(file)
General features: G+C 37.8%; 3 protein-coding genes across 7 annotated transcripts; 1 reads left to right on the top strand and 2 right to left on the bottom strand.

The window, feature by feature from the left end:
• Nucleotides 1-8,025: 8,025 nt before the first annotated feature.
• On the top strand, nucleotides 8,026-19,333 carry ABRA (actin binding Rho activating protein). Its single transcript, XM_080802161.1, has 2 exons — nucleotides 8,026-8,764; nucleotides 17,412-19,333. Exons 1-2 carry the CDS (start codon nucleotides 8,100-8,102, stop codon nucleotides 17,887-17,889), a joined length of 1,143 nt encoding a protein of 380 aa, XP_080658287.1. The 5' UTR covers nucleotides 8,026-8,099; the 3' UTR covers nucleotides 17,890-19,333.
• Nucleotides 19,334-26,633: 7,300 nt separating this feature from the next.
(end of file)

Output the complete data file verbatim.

General features: G+C 37.8%; 3 protein-coding genes across 7 annotated transcripts; 1 reads left to right on the top strand and 2 right to left on the bottom strand.

The window, feature by feature from the left end:
• Nucleotides 1-8,025: 8,025 nt before the first annotated feature.
• On the top strand, nucleotides 8,026-19,333 carry ABRA (actin binding Rho activating protein). Its single transcript, XM_080802161.1, has 2 exons — nucleotides 8,026-8,764; nucleotides 17,412-19,333. Exons 1-2 carry the CDS (start codon nucleotides 8,100-8,102, stop codon nucleotides 17,887-17,889), a joined length of 1,143 nt encoding a protein of 380 aa, XP_080658287.1. The 5' UTR covers nucleotides 8,026-8,099; the 3' UTR covers nucleotides 17,890-19,333.
• Nucleotides 19,334-26,633: 7,300 nt separating this feature from the next.